OpenChain, I would argue, is the most important open-source project you've never heard of before. This Linux Foundation consortium provides an industry standard for open-source supply chain license compliance. And now, Microsoft has joined the the OpenChain Project.
Also: What makes Microsoft tick?
OpenChain's important because the open-source software supply chain goes from companies that are little more than a single developer in his home office to multi-billion dollar businesses. Within it, there are tens of thousands of programs with a wide variety of open-source software licenses. So, how can companies trust and manage all the code's legal requirements? The answer is with OpenChain.
As the OpenChain project manager Shane Coughlan explained, "The basic idea was simple: Identify key recommended processes for effective open source management. The goal was equally clear: Reduce bottlenecks and risk when using third-party code to make open-source license compliance simple and consistent across the supply chain. The key was to pull things together in a manner that balanced comprehensiveness, broad applicability, and real-world usability."
Microsoft, which has just become a platinum OpenChain member, clearly believes OpenChain is doing just that. This is yet another major step forward in Microsoft working and playing well -- not just with open-source code, but with its underlying legal and business foundation. It's a natural move forward from Microsoft's recent decision to join the Open Invention Network (OIN), thus making its entire patent portfolio available to this vital Linux and open-source patent consortium's members.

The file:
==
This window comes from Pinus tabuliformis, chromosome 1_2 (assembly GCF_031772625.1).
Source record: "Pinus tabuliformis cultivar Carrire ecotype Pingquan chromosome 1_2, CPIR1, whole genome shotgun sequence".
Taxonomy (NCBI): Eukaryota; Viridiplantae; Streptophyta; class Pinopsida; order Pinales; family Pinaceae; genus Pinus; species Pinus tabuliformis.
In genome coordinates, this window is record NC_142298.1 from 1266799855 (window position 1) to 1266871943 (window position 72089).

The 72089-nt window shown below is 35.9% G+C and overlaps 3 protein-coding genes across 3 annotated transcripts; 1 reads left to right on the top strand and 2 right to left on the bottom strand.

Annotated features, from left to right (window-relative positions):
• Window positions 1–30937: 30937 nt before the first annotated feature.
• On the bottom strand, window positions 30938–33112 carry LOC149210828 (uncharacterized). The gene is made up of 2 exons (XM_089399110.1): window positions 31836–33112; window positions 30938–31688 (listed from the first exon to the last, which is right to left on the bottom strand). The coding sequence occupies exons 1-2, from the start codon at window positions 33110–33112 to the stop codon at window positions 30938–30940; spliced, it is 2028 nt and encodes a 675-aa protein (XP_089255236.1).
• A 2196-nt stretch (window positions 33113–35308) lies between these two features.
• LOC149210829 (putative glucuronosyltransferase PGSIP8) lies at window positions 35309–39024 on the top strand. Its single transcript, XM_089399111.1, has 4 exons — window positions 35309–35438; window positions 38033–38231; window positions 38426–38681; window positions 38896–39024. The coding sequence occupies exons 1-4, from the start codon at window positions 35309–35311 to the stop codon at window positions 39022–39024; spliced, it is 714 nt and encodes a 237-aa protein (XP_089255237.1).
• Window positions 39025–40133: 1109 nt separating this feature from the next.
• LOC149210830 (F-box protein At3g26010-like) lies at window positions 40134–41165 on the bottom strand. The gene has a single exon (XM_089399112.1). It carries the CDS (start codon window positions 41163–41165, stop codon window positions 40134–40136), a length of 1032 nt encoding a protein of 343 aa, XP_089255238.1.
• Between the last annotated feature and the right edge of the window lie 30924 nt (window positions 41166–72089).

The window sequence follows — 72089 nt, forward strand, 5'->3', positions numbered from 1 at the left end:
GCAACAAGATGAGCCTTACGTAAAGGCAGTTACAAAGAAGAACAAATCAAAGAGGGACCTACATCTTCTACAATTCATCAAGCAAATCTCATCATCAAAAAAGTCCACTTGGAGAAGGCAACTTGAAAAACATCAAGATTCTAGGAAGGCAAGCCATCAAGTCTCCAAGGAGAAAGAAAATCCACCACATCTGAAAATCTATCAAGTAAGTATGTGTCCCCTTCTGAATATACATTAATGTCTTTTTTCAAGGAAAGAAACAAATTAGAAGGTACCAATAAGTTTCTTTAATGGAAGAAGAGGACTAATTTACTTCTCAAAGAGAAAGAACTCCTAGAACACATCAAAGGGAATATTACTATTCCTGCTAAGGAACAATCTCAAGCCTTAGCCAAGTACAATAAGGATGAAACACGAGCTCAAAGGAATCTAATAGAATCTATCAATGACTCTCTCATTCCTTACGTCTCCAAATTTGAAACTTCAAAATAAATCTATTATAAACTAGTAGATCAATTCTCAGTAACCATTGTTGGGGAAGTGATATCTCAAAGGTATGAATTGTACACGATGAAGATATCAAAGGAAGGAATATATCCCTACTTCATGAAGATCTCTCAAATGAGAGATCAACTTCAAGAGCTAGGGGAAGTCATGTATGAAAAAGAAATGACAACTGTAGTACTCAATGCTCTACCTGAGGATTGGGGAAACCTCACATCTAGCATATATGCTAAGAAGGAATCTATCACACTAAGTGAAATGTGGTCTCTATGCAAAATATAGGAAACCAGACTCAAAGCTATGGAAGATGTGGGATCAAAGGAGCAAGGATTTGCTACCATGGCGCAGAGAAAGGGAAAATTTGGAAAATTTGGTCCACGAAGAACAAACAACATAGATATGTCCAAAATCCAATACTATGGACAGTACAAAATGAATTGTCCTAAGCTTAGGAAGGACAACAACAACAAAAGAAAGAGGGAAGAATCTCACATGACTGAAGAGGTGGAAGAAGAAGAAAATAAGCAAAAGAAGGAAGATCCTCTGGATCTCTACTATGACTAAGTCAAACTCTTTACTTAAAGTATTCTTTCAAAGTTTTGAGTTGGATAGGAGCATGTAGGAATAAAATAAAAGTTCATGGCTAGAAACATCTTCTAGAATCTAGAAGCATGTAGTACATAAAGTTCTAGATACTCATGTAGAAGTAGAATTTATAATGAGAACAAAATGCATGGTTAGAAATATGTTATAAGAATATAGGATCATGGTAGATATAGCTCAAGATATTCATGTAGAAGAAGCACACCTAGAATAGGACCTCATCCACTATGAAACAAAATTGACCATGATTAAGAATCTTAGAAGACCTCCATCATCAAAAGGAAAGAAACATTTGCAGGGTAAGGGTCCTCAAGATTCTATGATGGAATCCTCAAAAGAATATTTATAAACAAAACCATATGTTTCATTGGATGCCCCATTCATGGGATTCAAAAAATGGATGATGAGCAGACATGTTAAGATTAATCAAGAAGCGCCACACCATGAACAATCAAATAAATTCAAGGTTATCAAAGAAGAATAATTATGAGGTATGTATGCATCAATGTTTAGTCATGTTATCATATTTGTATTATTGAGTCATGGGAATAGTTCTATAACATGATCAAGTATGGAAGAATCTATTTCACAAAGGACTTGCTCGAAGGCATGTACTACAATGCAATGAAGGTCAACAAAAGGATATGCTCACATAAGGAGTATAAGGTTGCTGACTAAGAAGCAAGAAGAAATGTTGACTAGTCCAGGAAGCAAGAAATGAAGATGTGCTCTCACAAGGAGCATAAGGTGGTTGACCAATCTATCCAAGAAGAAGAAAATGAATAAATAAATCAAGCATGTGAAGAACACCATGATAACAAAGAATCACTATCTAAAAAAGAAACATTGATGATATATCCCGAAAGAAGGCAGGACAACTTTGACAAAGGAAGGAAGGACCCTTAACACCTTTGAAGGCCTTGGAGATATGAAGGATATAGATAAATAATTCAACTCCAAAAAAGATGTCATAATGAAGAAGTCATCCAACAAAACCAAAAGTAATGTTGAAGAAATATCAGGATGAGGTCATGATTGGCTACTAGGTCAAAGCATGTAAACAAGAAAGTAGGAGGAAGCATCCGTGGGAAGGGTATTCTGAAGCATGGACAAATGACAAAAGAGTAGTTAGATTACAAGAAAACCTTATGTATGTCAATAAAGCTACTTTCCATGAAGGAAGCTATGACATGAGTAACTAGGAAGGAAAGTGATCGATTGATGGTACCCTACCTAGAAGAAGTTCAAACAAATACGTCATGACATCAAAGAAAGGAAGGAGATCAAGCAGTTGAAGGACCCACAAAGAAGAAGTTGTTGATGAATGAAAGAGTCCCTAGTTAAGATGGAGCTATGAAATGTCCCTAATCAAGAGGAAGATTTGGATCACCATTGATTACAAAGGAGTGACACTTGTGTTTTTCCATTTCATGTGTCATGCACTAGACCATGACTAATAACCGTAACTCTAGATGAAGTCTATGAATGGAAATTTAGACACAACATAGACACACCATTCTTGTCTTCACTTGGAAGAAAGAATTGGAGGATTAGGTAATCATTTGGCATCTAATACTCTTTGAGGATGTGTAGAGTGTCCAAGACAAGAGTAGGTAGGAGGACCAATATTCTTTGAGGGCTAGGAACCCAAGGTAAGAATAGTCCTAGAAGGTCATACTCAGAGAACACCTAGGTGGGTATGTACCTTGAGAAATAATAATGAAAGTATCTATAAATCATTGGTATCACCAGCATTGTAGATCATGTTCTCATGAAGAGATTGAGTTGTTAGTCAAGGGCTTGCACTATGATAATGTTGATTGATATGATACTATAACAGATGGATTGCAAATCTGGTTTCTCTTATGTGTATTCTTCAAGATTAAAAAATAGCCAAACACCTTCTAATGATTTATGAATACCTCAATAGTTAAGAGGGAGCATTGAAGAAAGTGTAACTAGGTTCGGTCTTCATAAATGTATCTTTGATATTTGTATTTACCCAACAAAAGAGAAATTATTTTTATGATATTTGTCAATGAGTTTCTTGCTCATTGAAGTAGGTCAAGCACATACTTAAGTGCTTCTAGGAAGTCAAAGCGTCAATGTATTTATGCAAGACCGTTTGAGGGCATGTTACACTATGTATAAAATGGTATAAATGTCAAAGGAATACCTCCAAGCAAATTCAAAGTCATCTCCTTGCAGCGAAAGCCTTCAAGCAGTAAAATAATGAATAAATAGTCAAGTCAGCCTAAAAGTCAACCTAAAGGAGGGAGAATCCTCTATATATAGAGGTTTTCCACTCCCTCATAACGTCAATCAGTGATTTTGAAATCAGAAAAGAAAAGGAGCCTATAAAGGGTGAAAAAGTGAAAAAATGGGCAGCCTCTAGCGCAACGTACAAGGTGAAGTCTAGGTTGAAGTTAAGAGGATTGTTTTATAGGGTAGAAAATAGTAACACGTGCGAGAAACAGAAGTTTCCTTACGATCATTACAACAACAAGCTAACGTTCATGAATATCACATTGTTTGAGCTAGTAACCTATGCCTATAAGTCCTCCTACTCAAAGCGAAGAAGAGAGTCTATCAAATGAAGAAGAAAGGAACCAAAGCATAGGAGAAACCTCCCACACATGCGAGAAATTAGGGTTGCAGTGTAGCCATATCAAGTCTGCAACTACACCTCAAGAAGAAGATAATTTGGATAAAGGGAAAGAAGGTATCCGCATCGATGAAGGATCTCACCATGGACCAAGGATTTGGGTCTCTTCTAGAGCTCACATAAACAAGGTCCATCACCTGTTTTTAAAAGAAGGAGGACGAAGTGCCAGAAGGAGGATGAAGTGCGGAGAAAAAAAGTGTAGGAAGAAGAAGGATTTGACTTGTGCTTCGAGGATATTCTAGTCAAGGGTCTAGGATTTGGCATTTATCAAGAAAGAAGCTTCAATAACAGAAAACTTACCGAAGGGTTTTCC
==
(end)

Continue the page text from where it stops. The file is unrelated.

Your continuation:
Microsoft isn't the only major company to have realized how OpenChain can help companies use open-source code safely and legally. Facebook, Google, and Uber all joined in January 2018.
David Rudin, a Microsoft assistant general counsel, explained why Microsoft joined in a blog post. OpenChain "plays an important role in increasing confidence around the open source code you receive. It does so by creating standards and training materials focused on how to run a quality open source compliance program, which in turn builds trust and removes friction in the ecosystem and supply chain," Rudin said. "Trust is key to open source, and compliance with open source licenses is an important part of building that trust."
"We're thrilled that Microsoft has joined the project and welcome their expertise," commented Coughlan. "Their membership provides great balance to our community of enterprise, cloud, automotive, and silicon companies, allowing us to ensure the standard is suitable for any size company across any industry."
In addition to working with OpenChain, Microsoft will work with ClearlyDefined, which seeks to bring clarity to open-source component license terms and with the TODO Group, which develops and shares best practices for running corporate open-source projects.